Primitive Equation Models

The filtered and the simplified models, discussed in the foregoing sections, looked promising for a while but obviously had their limitations so far as weather forecasts were concerned, simply because the real atmosphere and its behaviour are more complicated. So, the demand for better forecast naturally called for use of more complete and original hydrodynamical equations which at one time were dubbed as primitive equations. The primitive equation model of the atmosphere consisted of the three prognostic equations (two consisting of the x and y components of the momentum equation and the third the thermodynamic energy equation) and the three diagnostic equations, viz., the hydrostatic equation, the continuity equation and the equation of state. The six equations constitute a closed set of equations in the six dependent variables u, v, m, O, a and 0 and, therefore, were amenable to solution. However, the equations are nonlinear, so could not be solved by any known analytical methods. Attempts were, therefore, made to solve them by numerical methods with suitable boundary conditions. As already stated in the introduction, the first attempt to do so, though with discouraging result, was by Lewis Fry Richardson in England in 1922.

17.6.1 PE Model in Sigma Co-ordinates

Since atmospheric observations are recorded at pressure surfaces, it is advantageous to work with pressure co-ordinates. Other advantages of using a pressure co-ordinate system are that the density does not appear explicitly in the pressure gradient term and that the continuity equation has a simple form. Also, the sound waves are completely filtered.

However, there is a problem in specifying the lower boundary condition at the ground with the pressure co-ordinate. The assumption usually made is that the vertical velocity a0 is zero at the lower boundary z0 where the pressure p0 is treated as constant at 1000 mb. It is well-known that this assumption is not valid because of the uneven topography of the earth's surface. Also, pressure at the lower boundary does not remain constant but varies with time.

To overcome this difficulty, a modified version of the isobaric co-ordinate system, in which the vertical co-ordinate is pressure, p, normalized with surface pressure (ps), is used and is known as the a-sigma system. Thus, a = p/ps

In the sigma system, the lower boundary is defined by a = 1, and the upper boundary by a = 0, so the vertical a-velocity at the lower as well as the upper boundary is zero at all times, even over a high mountain. That is, da/dt = 0, at both a = 1 and a = 0.

We now transform the primitive equations from the p to the a co-ordinate system as follows. The equations in the p co-ordinate system, neglecting friction, are:

where d/dt = d/dt + V • V + ad/dp, and the horizontal Del operator refers to an isobaric surface.

Continuity equation

Thermodynamic energy equation cpd(ln 9)/dt = dS/dt (17.6.5)

We now apply the transformation formula (11.6.8) to the momentum equation (17.6.1) and obtain dV/dt + f kxV = -VO + (o/ps)VpsdO/do (17.6.6)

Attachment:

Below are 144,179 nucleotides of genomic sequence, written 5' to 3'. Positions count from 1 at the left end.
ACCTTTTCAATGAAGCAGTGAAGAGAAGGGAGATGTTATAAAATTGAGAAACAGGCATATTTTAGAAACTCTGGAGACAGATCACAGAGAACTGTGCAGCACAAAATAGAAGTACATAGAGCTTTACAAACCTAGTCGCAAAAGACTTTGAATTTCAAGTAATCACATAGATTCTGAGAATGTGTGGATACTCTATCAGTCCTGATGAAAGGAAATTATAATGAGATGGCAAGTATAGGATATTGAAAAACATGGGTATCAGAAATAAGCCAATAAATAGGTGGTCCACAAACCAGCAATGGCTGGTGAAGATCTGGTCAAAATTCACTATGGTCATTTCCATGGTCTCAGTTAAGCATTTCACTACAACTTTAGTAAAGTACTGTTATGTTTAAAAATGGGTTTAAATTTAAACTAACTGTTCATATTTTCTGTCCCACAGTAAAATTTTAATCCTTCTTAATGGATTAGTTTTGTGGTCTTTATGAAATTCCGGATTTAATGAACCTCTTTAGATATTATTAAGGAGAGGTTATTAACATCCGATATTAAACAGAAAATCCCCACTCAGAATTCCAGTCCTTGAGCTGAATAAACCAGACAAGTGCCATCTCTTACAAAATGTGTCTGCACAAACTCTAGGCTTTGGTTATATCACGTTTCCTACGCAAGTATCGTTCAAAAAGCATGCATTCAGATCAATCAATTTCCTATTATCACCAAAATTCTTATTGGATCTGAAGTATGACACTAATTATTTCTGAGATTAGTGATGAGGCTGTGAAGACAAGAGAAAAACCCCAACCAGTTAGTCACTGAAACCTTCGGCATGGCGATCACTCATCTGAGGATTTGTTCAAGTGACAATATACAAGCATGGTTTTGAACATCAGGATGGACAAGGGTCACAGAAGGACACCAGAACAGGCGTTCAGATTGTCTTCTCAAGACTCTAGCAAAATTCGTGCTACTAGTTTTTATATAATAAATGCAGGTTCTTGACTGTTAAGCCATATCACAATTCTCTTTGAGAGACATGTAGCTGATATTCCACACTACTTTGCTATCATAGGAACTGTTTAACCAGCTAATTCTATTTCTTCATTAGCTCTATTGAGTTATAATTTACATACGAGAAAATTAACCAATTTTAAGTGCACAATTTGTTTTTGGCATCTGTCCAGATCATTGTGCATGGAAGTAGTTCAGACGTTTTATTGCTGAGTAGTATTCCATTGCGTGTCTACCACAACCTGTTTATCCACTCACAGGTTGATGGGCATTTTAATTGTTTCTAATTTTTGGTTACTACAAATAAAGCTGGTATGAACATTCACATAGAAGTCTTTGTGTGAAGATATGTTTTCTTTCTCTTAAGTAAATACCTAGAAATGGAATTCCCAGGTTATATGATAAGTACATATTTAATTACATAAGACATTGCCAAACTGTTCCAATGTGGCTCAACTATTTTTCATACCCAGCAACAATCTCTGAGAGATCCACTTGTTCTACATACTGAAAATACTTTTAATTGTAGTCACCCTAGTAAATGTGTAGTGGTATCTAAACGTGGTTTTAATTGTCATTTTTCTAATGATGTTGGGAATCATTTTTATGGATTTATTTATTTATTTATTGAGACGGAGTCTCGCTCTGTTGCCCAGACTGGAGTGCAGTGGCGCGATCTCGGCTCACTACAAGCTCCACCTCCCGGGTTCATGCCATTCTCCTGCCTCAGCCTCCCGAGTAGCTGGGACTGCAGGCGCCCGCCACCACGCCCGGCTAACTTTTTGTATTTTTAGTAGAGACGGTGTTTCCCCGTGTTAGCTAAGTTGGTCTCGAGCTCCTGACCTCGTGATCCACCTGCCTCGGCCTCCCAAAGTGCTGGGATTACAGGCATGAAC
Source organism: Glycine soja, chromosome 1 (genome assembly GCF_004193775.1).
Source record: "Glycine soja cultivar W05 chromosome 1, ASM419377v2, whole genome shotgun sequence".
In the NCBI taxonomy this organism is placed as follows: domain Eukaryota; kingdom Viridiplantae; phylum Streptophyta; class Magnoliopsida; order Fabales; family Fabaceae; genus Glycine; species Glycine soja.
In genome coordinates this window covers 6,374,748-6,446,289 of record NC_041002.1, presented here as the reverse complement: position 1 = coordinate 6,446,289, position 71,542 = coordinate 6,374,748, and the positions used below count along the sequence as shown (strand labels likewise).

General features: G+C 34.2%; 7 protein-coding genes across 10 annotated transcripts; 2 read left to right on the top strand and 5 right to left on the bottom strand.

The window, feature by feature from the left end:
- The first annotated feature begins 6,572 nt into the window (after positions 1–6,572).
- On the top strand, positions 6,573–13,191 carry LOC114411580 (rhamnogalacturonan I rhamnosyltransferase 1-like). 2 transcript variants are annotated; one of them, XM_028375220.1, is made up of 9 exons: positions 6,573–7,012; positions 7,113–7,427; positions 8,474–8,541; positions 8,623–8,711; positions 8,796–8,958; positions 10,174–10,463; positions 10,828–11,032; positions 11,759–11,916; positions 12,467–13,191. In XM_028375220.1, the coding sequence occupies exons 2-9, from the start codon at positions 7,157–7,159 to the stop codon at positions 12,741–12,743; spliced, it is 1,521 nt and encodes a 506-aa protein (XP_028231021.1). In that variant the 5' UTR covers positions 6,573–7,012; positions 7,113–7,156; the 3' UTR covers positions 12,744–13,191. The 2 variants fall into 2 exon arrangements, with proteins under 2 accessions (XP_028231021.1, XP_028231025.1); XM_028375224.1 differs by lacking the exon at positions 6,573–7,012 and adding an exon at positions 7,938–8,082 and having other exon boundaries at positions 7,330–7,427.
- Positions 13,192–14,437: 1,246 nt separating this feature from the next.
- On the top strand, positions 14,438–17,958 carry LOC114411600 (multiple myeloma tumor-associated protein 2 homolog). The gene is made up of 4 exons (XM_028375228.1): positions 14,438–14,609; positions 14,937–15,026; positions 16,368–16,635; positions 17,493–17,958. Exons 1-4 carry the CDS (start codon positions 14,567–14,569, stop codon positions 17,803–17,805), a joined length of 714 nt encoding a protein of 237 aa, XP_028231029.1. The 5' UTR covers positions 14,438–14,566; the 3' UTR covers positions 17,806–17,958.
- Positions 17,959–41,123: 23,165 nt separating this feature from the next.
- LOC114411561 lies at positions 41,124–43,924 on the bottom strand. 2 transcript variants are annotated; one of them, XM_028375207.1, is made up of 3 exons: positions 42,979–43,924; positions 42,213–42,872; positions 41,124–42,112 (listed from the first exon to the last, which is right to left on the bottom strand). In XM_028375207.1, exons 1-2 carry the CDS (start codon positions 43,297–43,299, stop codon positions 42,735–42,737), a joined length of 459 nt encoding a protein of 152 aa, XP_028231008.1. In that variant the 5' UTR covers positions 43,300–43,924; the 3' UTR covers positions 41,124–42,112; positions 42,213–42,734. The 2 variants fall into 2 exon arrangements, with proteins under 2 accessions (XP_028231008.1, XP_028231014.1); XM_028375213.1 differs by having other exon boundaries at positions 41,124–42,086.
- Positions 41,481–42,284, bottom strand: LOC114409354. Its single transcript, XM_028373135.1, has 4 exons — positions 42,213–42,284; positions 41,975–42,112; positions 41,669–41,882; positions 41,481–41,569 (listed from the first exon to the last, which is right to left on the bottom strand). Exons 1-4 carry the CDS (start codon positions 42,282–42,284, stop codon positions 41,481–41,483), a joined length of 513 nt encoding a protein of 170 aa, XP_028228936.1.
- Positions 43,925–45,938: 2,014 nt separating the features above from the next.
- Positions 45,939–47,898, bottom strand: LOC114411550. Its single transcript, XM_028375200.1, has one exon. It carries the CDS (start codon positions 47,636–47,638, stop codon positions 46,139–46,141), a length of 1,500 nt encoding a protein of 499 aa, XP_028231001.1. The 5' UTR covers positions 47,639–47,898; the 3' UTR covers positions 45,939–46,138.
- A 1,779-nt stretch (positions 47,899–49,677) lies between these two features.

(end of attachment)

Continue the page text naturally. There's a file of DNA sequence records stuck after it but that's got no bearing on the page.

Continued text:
where V is now applied to the o constant surface and the total differential is given by d/dt = d/dt + V - V + (do/dt)d/do

Similarly, by applying (11.6.8) to the equation of continuity (17.6.2), we first transform the divergence term to the o-constant surface

To transform the term dm/dp to the o co-ordinate, we note that ps does not depend on o, so we may write the continuity equation in the form ps(V-V)p + dm/do = 0 (17.6.8)

Now, m is related to the sigma vertical velocity do/dt by the relation m = dp/dt = d(ops)/dt = ps do/dt + o dps/dt = psdo/dt + o(dps/dt + V - Vps)

Differentiating the above with respect to o, we obtain dm/do = psd (do/dt)/do + (dps/dt + V-Vps)o + odV/do-Vps (17.6.9)

The Eq. (17.6.9) combined with (17.6.7) and (17.6.8), after re-arrangement, yields the transformed continuity equation

With the aid of the equation of state (17.6.4) and the Poisson's relation, T = 9(p/p0)K, the hydrostatic equation(17.6.3) in sigma co-ordinate system is dO/do = -RT/o = -(R9/o)(p/p0)K (17.6.11)

where p0 = 1000 hPa.

We now expand the total derivative on the left-side of the thermodynamic energy equation (17.6.5) to write it in the form d9/dt + V-V9 + (do/dt)d9/do = (9/cp)dS/dt (17.6.12)

If we now multiply (17.6.10) by 9, multiply (17.6.12) by ps, and add the results, we get the thermodynamic energy equation in the sigma co-ordinates in flux-form d(ps9)/dt + V-(ps9V) + d{ps9(do/dt)}/do = (ps9/cp )dS/dt (17.6.13)

A similar transformation of the x and y components of the momentum equation (17.6.6) gives them in flux forms d (psu)/dt + V-(psuV) + d{psu(do/dt)}/dt - f psv = -psdO/dx - R9(p/p0)Kdps/dx (17.6.14)

d (psv)/dt + V-(psvV) + d{psv(do/dt)}/dt + f psu = -psdO/dy - R9(p/p0)Kdps/dy (17.6.15)

The five equations (17.6.10), (17.6.11), (17.6.13), (17.6.14) and (17.6.15) contain the six dependent scalar variables, u, v, do/dt, O, 9, ps. This means that one more equation is required for a closed system of equations. The additional equation is the pressure tendency equation which is obtained by vertical integration of the continuity equation (17.6.10) with the boundary condition, do/dt = 0, at o = 1, 0. Thus, the sixth equation is,

TheEq. (17.6.16) states that the rate of change of surface pressure at a given point on the sigma surface is simply the total mass convergence in the overlying column of air of unit cross-section of the surface. With the inclusion of (17.6.16), we have now a complete set of prediction equations which can be put into a suitable finite-difference form and numerically integrated in time for different forecast periods.

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